Tasmanians urged to report feral deer sightings

Feral Herald |

Tasmanian bushwalkers, rural property owners, campers and others can help map the spread of feral deer across the state by using a new citizen science project app called Tassie Deer Spotters.

We know deer are spreading across Tasmania and invading previously untouched areas such as the Wilderness World Heritage Area, but there is limited public information available on just how widespread deer are becoming.

This new app will help anyone who loves the Tasmanian bush to help track and spot deer across the state, especially in national parks, Tasmania’s deep south, along the east coast and in the northwest using the new iNaturalist citizen science platform.

Tasmania’s Midlands have long been a stronghold for deer but the introduced species is expanding its range and invading sensitive new environments, including on Bruny Island, where they are a fairly recent arrival.

We also want to hear stories from farmers and land owners about their experiences with deer, especially if deer are damaging their properties or crops.

Please get in touch via our contact page.

The Tasmanian Deer Spotters app will help gather citizen science data on feral deer numbers and distribution and will also help feed this information into national and international databases.

You can upload photos of deer, deer prints and even deer poo to help map their expanding numbers across Tasmania.

To get started visit our Tassie Deer Spotters page >>

There is just one species of introduced deer in Tasmania, fallow deer (Dama dama).

A small deer, their coat colour is variable but predominantly fawn with some white spotting, or dark brown. Their tail is black on top, white underneath.

They have distinctive, flattened antlers with numerous points.

Dama damage

Feral deer damage farming infrastructure and cause crop loss through browsing.

They are also an environmental pest. Greening Australia estimates that 30 per cent of its $6 million budget for its Tasmanian Midlands Restoration Program was spent on deer control and mitigation from deer rubbing and ringbarking trees, deer proof fencing, deer damage costs and deer monitoring.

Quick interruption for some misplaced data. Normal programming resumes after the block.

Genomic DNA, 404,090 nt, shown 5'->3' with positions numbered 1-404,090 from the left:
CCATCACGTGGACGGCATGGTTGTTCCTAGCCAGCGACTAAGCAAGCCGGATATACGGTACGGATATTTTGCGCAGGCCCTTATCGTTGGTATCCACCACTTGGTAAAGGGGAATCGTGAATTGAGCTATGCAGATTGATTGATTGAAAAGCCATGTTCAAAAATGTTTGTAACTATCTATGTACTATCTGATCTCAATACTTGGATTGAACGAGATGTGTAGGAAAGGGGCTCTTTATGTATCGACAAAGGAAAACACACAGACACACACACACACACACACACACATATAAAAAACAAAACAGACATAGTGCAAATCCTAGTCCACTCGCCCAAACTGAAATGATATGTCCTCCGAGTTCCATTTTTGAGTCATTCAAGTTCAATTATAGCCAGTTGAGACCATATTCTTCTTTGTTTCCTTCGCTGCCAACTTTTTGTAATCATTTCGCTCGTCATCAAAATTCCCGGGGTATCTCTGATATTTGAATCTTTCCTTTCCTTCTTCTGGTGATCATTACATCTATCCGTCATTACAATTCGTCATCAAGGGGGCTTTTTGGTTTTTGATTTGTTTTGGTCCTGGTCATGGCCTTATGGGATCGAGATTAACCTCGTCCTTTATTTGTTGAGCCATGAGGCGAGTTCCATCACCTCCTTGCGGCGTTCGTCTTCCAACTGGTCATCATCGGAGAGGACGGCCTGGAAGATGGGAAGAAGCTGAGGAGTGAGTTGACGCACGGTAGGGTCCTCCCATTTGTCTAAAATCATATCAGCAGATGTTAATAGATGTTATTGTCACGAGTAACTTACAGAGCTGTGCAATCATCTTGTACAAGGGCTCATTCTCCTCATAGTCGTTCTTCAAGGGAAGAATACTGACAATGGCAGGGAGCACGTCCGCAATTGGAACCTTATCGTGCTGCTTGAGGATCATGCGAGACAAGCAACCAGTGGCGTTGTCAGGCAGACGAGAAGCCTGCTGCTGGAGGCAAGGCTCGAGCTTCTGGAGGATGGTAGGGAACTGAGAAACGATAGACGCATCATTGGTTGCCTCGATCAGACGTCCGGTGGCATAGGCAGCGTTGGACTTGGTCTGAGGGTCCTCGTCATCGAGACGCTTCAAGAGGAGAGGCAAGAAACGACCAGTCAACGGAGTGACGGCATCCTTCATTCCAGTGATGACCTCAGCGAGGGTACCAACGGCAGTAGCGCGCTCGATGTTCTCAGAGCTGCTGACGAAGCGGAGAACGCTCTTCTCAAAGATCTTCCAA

The federal government has identified that feral deer have major impacts on the natural environment:

  • Destroying native vegetation.
  • Trampling plants, grazing, and ring-barking young trees.
  • Fouling waterholes.
  • Causing soil erosion.
  • Spreading weeds.
  • Increasing potential for transmitting diseases such as foot-and-mouth disease.

In 2016 the Tasmanian Legislative Council held an inquiry into Wild Fallow Deer in that state with particular reference to:

  • Environmental impacts on public and private land.
  • Any impact on commercial activities on private land.
  • The partly protected status of fallow deer under the Wildlife (General) Regulations 2010.
  • Commercial opportunities for the use of wild population stocks.
  • Any matters incidental thereto.

The inquiry found:

  • There is limited information on population density and dispersal of deer in Tasmania.
  • Deer can cause extensive damage to commercial and native plant species and research on wider damage limited.
  • Sensitive biodiversity areas are being damaged.
  • Deer have spread into sensitive conservation areas including the Tasmanian Wilderness World Heritage Area and conservation areas on Bruny Island.
  • The Tasmanian Deer Advisory Committee is primarily focused on interests of hunters.

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Tasmania’s Wilderness World Heritage Area is under increasing threat from growing numbers of feral deer.

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